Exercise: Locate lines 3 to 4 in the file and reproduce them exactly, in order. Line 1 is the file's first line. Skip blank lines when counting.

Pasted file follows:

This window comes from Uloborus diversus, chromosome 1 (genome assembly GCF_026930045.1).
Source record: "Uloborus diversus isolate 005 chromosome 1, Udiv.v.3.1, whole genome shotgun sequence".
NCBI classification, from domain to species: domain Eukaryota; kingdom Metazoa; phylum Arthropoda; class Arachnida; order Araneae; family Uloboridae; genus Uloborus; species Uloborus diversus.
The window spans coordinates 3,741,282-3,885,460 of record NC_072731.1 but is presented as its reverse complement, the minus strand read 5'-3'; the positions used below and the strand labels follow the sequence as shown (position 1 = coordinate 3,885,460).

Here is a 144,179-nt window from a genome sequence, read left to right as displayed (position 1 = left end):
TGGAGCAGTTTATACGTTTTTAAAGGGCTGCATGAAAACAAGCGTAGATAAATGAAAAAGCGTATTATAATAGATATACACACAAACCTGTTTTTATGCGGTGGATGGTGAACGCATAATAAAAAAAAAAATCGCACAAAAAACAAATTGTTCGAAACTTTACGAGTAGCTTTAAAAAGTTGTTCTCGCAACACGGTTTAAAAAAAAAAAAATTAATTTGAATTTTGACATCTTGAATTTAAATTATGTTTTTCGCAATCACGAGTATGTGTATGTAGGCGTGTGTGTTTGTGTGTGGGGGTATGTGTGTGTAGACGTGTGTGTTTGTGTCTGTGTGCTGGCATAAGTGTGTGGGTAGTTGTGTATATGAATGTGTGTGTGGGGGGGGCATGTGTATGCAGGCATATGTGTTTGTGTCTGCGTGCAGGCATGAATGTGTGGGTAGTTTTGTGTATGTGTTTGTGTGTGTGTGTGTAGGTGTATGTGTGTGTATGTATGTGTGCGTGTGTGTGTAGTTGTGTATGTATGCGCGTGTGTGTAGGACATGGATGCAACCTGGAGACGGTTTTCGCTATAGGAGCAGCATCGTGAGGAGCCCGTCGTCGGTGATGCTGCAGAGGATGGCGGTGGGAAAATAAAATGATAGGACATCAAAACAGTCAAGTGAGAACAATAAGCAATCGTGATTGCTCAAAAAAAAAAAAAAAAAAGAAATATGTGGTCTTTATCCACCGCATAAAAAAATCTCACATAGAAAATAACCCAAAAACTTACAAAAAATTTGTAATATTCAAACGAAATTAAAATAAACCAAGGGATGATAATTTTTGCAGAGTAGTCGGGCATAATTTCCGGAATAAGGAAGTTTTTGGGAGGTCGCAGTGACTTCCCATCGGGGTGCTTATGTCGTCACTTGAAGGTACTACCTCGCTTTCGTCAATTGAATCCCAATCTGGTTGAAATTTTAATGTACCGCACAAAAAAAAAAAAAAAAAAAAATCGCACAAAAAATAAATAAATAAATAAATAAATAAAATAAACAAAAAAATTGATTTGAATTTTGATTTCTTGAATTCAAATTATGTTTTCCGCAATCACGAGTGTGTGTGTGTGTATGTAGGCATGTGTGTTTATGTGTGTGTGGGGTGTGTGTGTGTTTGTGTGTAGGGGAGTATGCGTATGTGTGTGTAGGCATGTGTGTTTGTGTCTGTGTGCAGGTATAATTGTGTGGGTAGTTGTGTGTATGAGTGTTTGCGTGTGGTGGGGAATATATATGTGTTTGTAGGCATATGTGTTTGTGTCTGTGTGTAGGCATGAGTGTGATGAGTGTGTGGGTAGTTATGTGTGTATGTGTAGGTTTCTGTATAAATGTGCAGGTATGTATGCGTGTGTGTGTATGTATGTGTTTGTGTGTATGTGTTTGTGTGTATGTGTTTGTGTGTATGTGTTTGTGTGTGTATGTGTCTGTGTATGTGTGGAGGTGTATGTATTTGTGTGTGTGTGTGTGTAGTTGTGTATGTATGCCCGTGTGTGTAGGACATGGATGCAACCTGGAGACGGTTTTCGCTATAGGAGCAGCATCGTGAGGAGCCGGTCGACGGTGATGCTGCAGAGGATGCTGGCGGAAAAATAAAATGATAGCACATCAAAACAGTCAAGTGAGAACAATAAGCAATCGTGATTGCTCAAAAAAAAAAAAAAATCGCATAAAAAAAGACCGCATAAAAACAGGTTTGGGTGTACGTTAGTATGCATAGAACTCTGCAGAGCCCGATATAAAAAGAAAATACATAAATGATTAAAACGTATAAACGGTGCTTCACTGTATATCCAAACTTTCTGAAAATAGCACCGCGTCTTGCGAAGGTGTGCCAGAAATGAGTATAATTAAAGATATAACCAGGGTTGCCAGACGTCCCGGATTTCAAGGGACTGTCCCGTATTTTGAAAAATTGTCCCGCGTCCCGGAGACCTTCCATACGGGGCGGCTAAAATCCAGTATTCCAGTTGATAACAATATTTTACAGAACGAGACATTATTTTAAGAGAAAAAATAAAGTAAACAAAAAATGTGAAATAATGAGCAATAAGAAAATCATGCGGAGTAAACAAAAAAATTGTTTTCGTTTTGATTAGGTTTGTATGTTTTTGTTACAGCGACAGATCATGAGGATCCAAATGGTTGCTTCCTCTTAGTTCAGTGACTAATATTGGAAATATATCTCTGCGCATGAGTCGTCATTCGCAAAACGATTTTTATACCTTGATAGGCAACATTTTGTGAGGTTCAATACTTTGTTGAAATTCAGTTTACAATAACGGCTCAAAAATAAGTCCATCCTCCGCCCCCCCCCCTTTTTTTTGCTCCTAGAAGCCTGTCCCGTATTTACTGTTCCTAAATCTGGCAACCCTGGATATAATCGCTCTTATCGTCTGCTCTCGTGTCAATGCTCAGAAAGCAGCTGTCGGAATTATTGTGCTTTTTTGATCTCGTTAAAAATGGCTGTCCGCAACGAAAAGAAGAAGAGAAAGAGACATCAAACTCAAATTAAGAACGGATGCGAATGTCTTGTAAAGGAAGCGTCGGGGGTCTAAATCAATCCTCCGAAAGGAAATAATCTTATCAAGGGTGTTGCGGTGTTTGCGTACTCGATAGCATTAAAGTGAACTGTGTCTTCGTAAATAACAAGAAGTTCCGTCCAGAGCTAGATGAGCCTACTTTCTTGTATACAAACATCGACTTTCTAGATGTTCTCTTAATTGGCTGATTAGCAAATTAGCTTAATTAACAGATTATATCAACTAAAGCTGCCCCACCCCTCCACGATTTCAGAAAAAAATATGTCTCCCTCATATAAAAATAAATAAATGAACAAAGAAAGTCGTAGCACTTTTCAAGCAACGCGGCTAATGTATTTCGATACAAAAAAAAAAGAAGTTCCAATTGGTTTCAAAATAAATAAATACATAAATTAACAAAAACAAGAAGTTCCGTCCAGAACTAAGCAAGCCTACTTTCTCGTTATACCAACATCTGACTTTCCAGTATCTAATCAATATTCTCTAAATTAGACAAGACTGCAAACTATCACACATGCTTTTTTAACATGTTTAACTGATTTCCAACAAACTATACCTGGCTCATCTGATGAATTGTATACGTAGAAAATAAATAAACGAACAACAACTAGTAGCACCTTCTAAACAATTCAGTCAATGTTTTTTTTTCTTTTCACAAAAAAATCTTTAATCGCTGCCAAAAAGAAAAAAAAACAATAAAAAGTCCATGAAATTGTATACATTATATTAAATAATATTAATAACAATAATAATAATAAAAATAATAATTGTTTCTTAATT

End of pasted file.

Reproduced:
NCBI classification, from domain to species: domain Eukaryota; kingdom Metazoa; phylum Arthropoda; class Arachnida; order Araneae; family Uloboridae; genus Uloborus; species Uloborus diversus.
The window spans coordinates 3,741,282-3,885,460 of record NC_072731.1 but is presented as its reverse complement, the minus strand read 5'-3'; the positions used below and the strand labels follow the sequence as shown (position 1 = coordinate 3,885,460).